Date Posted... Jul 4th 2024



Sixth Form

Enthusiasm for Biopsychology

Lower Sixth psychologists have been courageous in researching and presenting a range of topics linked to their recent studies in Biopsychology.

They have explored localisation of function in the brain, explaining which parts of the brain control which body functions and behaviour. This included cakes showing all the cerebral lobes and cortexes. They also dissected a jelly brain to reveal Broca and Wernicke’s areas, the language centres, in the left hemisphere. An examination into research evidence of  plasticity of the hippocampus proved very informative.

Hemispheric lateralisation was explained, showing the specialisations of the left and right hemispheres. One student went beyond their studies to investigate a medical condition called Witzelsucht, explaining how humour involves integrating information from the two halves of the brain.

Many students explored topics beyond the A-Level syllabus, which has given them the opportunity to extend their knowledge and understanding of Biopsychology in the world around them. Students identified brain regions and neural changes associated with human behaviours such as dysgraphia, psychopathy, anxiety and dementia. Recent research into the function of mirror neurons added depth to their knowledge into why we often inadvertently copy others. Plasticity of brains in birds was another topic of interest, explaining differences brain regions such as the optic tectum and the link to migration patterns.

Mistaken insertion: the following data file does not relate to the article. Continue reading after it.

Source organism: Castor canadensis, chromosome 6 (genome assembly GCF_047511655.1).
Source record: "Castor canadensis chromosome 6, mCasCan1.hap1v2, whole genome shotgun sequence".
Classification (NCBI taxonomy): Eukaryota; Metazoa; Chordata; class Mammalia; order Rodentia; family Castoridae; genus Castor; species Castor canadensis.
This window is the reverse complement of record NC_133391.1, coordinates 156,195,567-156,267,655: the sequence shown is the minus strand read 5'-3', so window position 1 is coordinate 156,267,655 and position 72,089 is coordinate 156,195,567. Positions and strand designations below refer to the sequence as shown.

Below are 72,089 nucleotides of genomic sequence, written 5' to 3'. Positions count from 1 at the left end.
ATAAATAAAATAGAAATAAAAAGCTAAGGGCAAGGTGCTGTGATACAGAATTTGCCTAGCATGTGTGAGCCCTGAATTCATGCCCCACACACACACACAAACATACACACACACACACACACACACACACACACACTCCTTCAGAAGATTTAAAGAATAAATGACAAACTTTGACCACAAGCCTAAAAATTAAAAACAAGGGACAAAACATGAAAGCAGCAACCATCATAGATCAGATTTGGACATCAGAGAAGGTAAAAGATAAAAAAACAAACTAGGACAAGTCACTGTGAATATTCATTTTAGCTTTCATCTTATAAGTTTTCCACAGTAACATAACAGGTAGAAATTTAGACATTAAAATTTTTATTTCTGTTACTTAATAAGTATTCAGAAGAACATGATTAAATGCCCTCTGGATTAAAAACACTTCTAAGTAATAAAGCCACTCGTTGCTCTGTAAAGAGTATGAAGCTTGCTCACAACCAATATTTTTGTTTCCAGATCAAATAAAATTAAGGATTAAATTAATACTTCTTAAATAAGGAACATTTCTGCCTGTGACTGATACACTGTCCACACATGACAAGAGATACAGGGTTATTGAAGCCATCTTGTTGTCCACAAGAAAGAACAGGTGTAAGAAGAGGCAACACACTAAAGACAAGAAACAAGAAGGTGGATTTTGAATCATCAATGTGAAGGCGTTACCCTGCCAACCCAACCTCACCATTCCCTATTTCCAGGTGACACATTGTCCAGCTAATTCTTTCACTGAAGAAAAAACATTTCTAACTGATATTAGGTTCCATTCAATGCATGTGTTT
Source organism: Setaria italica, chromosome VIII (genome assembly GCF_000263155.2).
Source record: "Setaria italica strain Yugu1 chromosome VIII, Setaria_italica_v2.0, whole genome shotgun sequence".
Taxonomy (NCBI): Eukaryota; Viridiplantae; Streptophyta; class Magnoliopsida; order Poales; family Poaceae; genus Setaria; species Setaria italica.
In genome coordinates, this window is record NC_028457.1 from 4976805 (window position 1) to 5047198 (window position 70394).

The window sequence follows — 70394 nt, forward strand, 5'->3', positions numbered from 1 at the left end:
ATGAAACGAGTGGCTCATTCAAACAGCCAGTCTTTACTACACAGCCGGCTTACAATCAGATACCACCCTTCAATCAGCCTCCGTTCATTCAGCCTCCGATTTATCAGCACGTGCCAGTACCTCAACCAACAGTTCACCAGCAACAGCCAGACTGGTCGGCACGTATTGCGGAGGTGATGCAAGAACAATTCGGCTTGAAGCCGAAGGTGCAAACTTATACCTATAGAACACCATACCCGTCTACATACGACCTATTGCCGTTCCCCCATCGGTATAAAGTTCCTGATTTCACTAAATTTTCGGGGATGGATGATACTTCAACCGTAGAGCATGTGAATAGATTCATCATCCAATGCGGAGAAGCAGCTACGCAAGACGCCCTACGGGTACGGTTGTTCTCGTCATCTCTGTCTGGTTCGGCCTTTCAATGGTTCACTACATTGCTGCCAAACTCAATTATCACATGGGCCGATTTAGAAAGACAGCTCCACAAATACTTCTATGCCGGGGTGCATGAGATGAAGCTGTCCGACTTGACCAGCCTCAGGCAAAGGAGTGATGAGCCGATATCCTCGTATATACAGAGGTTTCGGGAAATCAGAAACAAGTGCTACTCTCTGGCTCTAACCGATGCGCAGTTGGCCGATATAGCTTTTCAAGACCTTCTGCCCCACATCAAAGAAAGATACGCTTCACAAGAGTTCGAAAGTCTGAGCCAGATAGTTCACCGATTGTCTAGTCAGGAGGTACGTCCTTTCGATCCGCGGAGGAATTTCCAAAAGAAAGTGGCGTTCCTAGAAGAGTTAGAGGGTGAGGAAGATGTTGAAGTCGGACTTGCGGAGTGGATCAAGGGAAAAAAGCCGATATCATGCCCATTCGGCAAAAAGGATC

Applications of Biological Rhythms were also explored, such as understanding Seasonal Affective Disorder as well as chronotherapeutics (how taking some medication at specific times can increase its efficacy).

Sleep and dreaming differences were investigated, including explaining the ventral and dorsal pathways of information processing in the brain. Further jelly brain dissection involved identifying the structures involved in sleep: the SCN and pineal gland. A range of sleep problems were thoroughly explored by several students, ranging from insomnia and sleepwalking to more unusual disorders such as narcolepsy and Sleeping Beauty syndrome.

The students are to be congratulated on their immense efforts and enthusiasm for Biopsychology, every one of them developing their knowledge and understanding. A superb way to end the academic year.